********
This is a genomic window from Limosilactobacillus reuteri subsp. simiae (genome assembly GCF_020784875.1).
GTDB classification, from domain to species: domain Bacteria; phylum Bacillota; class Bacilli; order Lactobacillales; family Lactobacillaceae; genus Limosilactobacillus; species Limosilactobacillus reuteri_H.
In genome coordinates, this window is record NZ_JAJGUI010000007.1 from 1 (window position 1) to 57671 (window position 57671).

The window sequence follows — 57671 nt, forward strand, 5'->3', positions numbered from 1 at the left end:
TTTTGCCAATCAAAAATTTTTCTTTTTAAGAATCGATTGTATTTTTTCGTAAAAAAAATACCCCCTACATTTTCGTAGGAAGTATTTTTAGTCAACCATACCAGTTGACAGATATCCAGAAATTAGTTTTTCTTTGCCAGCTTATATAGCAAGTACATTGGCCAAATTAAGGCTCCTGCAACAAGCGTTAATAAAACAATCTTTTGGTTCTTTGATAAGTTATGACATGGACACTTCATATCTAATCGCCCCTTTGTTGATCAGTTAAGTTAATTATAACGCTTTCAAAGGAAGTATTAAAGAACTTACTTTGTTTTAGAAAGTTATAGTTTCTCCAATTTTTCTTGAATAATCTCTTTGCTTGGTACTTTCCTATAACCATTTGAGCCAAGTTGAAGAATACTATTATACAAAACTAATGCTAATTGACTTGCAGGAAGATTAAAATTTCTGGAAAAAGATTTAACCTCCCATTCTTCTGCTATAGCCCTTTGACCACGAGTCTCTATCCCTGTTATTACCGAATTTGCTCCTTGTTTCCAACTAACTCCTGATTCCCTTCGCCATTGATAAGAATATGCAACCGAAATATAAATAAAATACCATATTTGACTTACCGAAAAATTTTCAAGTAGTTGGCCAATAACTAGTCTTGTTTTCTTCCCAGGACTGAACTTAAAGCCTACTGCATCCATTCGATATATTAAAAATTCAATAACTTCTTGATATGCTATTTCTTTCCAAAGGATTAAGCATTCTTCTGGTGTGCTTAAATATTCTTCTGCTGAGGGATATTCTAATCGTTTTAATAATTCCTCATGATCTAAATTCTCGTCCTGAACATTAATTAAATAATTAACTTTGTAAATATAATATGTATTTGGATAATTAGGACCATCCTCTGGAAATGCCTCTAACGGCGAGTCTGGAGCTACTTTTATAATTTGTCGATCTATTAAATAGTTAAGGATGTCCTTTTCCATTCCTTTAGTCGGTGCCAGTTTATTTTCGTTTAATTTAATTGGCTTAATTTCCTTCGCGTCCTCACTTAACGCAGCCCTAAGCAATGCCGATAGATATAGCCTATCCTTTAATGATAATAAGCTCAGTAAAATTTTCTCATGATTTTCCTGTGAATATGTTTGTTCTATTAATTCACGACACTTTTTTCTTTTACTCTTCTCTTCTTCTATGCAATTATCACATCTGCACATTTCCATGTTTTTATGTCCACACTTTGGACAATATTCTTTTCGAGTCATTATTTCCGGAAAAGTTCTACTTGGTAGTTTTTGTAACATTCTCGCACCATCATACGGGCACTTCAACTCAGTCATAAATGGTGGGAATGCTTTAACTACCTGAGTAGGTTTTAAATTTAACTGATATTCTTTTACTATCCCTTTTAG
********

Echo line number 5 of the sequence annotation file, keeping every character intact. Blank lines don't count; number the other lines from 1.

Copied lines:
TTTTGCCAATCAAAAATTTTTCTTTTTAAGAATCGATTGTATTTTTTCGTAAAAAAAATACCCCCTACATTTTCGTAGGAAGTATTTTTAGTCAACCATACCAGTTGACAGATATCCAGAAATTAGTTTTTCTTTGCCAGCTTATATAGCAAGTACATTGGCCAAATTAAGGCTCCTGCAACAAGCGTTAATAAAACAATCTTTTGGTTCTTTGATAAGTTATGACATGGACACTTCATATCTAATCGCCCCTTTGTTGATCAGTTAAGTTAATTATAACGCTTTCAAAGGAAGTATTAAAGAACTTACTTTGTTTTAGAAAGTTATAGTTTCTCCAATTTTTCTTGAATAATCTCTTTGCTTGGTACTTTCCTATAACCATTTGAGCCAAGTTGAAGAATACTATTATACAAAACTAATGCTAATTGACTTGCAGGAAGATTAAAATTTCTGGAAAAAGATTTAACCTCCCATTCTTCTGCTATAGCCCTTTGACCACGAGTCTCTATCCCTGTTATTACCGAATTTGCTCCTTGTTTCCAACTAACTCCTGATTCCCTTCGCCATTGATAAGAATATGCAACCGAAATATAAATAAAATACCATATTTGACTTACCGAAAAATTTTCAAGTAGTTGGCCAATAACTAGTCTTGTTTTCTTCCCAGGACTGAACTTAAAGCCTACTGCATCCATTCGATATATTAAAAATTCAATAACTTCTTGATATGCTATTTCTTTCCAAAGGATTAAGCATTCTTCTGGTGTGCTTAAATATTCTTCTGCTGAGGGATATTCTAATCGTTTTAATAATTCCTCATGATCTAAATTCTCGTCCTGAACATTAATTAAATAATTAACTTTGTAAATATAATATGTATTTGGATAATTAGGACCATCCTCTGGAAATGCCTCTAACGGCGAGTCTGGAGCTACTTTTATAATTTGTCGATCTATTAAATAGTTAAGGATGTCCTTTTCCATTCCTTTAGTCGGTGCCAGTTTATTTTCGTTTAATTTAATTGGCTTAATTTCCTTCGCGTCCTCACTTAACGCAGCCCTAAGCAATGCCGATAGATATAGCCTATCCTTTAATGATAATAAGCTCAGTAAAATTTTCTCATGATTTTCCTGTGAATATGTTTGTTCTATTAATTCACGACACTTTTTTCTTTTACTCTTCTCTTCTTCTATGCAATTATCACATCTGCACATTTCCATGTTTTTATGTCCACACTTTGGACAATATTCTTTTCGAGTCATTATTTCCGGAAAAGTTCTACTTGGTAGTTTTTGTAACATTCTCGCACCATCATACGGGCACTTCAACTCAGTCATAAATGGTGGGAATGCTTTAACTACCTGAGTAGGTTTTAAATTTAACTGATATTCTTTTACTATCCCTTTTAG